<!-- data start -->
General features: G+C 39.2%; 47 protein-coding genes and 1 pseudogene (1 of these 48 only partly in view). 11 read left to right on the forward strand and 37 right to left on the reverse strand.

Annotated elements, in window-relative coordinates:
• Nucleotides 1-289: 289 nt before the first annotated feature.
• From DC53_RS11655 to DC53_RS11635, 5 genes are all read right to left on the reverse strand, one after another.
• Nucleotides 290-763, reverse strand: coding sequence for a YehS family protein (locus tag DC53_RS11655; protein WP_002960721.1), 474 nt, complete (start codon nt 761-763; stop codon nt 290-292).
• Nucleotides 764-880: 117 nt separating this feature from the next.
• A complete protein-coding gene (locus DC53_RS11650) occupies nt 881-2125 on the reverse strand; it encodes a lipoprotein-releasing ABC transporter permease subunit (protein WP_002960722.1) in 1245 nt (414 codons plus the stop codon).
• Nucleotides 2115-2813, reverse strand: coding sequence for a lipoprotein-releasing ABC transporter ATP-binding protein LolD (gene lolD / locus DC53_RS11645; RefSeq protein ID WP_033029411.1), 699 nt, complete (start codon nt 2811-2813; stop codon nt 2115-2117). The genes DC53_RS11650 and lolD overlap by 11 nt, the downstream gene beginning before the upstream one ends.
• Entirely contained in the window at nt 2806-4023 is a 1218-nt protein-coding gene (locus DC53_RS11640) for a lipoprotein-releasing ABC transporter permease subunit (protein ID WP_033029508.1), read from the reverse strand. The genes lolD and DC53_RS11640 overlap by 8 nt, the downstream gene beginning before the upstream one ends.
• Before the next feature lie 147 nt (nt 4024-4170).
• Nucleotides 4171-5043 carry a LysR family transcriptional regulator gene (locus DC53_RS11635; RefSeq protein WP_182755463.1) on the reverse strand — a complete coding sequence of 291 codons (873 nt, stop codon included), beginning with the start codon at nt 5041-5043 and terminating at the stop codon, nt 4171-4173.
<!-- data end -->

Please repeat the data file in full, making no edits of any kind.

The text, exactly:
General features: G+C 39.2%; 47 protein-coding genes and 1 pseudogene (1 of these 48 only partly in view). 11 read left to right on the forward strand and 37 right to left on the reverse strand.

Annotated elements, in window-relative coordinates:
• Nucleotides 1-289: 289 nt before the first annotated feature.
• From DC53_RS11655 to DC53_RS11635, 5 genes are all read right to left on the reverse strand, one after another.
• Nucleotides 290-763, reverse strand: coding sequence for a YehS family protein (locus tag DC53_RS11655; protein WP_002960721.1), 474 nt, complete (start codon nt 761-763; stop codon nt 290-292).
• Nucleotides 764-880: 117 nt separating this feature from the next.
• A complete protein-coding gene (locus DC53_RS11650) occupies nt 881-2125 on the reverse strand; it encodes a lipoprotein-releasing ABC transporter permease subunit (protein WP_002960722.1) in 1245 nt (414 codons plus the stop codon).
• Nucleotides 2115-2813, reverse strand: coding sequence for a lipoprotein-releasing ABC transporter ATP-binding protein LolD (gene lolD / locus DC53_RS11645; RefSeq protein ID WP_033029411.1), 699 nt, complete (start codon nt 2811-2813; stop codon nt 2115-2117). The genes DC53_RS11650 and lolD overlap by 11 nt, the downstream gene beginning before the upstream one ends.
• Entirely contained in the window at nt 2806-4023 is a 1218-nt protein-coding gene (locus DC53_RS11640) for a lipoprotein-releasing ABC transporter permease subunit (protein ID WP_033029508.1), read from the reverse strand. The genes lolD and DC53_RS11640 overlap by 8 nt, the downstream gene beginning before the upstream one ends.
• Before the next feature lie 147 nt (nt 4024-4170).
• Nucleotides 4171-5043 carry a LysR family transcriptional regulator gene (locus DC53_RS11635; RefSeq protein WP_182755463.1) on the reverse strand — a complete coding sequence of 291 codons (873 nt, stop codon included), beginning with the start codon at nt 5041-5043 and terminating at the stop codon, nt 4171-4173.